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Tyrone is one of the six counties of Northern Ireland. Adjoined to the south-west shore of Lough Neagh, the county covers an area of 3,155 km² and has a population of about 177,986, with its county town being Omagh. It is also one of the thirty-two traditional counties of Ireland and is within the historic province of Ulster.

Tyrone is the seventh largest of Ireland’s thirty-two counties by area and tenth largest by population. It is the second largest of Ulster’s nine counties by area and fourth largest by population. The county is no longer used as an administrative division for local government purposes, but retains a strong identity in popular culture.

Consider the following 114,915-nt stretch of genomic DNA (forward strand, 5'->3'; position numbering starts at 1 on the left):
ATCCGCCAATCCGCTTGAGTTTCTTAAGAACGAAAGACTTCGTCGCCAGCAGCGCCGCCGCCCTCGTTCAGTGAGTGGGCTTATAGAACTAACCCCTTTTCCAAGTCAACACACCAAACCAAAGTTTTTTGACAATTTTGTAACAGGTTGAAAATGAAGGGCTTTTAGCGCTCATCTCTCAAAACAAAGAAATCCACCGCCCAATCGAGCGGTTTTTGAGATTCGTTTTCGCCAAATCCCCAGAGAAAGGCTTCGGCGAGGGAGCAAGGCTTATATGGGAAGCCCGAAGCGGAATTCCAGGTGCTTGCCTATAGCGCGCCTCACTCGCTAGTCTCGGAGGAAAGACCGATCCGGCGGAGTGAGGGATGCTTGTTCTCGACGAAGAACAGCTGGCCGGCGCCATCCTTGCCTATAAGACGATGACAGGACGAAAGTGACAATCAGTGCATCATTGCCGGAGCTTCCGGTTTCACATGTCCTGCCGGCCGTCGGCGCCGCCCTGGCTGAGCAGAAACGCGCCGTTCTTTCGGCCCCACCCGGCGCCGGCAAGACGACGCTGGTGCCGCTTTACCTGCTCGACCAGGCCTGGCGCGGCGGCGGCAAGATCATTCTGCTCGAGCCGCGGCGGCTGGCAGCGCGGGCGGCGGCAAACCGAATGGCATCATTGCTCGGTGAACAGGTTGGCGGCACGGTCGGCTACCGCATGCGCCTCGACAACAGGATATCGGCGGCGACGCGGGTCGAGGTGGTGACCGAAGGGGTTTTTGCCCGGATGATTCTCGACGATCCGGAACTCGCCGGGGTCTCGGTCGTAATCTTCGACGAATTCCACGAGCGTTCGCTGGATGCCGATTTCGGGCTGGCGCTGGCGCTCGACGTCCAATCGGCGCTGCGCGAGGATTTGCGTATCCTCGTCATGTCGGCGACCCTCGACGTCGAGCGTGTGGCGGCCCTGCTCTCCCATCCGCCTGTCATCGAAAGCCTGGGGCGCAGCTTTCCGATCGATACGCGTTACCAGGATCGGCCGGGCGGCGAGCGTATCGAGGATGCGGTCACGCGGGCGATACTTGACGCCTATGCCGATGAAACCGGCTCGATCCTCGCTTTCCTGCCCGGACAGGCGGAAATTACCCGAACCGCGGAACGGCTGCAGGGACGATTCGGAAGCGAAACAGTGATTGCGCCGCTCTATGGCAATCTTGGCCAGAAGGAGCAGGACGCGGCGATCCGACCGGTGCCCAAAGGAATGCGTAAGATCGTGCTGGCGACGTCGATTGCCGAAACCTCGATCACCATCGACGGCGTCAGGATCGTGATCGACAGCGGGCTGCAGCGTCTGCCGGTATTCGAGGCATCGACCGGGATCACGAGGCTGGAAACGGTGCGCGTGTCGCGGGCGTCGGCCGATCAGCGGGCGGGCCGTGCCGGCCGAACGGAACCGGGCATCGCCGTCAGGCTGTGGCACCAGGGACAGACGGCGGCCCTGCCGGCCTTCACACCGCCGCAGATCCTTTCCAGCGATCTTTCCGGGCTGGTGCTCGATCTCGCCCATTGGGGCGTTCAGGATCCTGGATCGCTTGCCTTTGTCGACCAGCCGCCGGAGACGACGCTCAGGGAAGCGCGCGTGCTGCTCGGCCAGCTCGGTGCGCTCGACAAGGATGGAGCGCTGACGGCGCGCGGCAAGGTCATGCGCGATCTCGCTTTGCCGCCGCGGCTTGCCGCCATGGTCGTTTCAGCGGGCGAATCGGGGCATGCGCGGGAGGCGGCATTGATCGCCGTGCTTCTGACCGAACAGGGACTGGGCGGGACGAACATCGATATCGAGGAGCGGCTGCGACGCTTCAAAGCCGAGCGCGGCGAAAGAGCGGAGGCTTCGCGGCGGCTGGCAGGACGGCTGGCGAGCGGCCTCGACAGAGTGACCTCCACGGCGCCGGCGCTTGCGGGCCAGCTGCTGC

Historically Tyrone stretched as far north as Lough Foyle, and comprised part of modern day County Londonderry east of the River Foyle. The majority of County Londonderry was carved out of Tyrone between 1610–1620 when that land went to the Guilds of London to set up profit making schemes based on natural resources located there. Tyrone was the traditional stronghold of the various O’Neill clans and families, the strongest of the Gaelic Irish families in Ulster, surviving into the seventeenth century. The ancient principality of Tír Eoghain, the inheritance of the O’Neills, included the whole of the present counties of Tyrone and Londonderry, and the four baronies of West Inishowen, East Inishowen, RaphoeNorth and Raphoe South in County Donegal.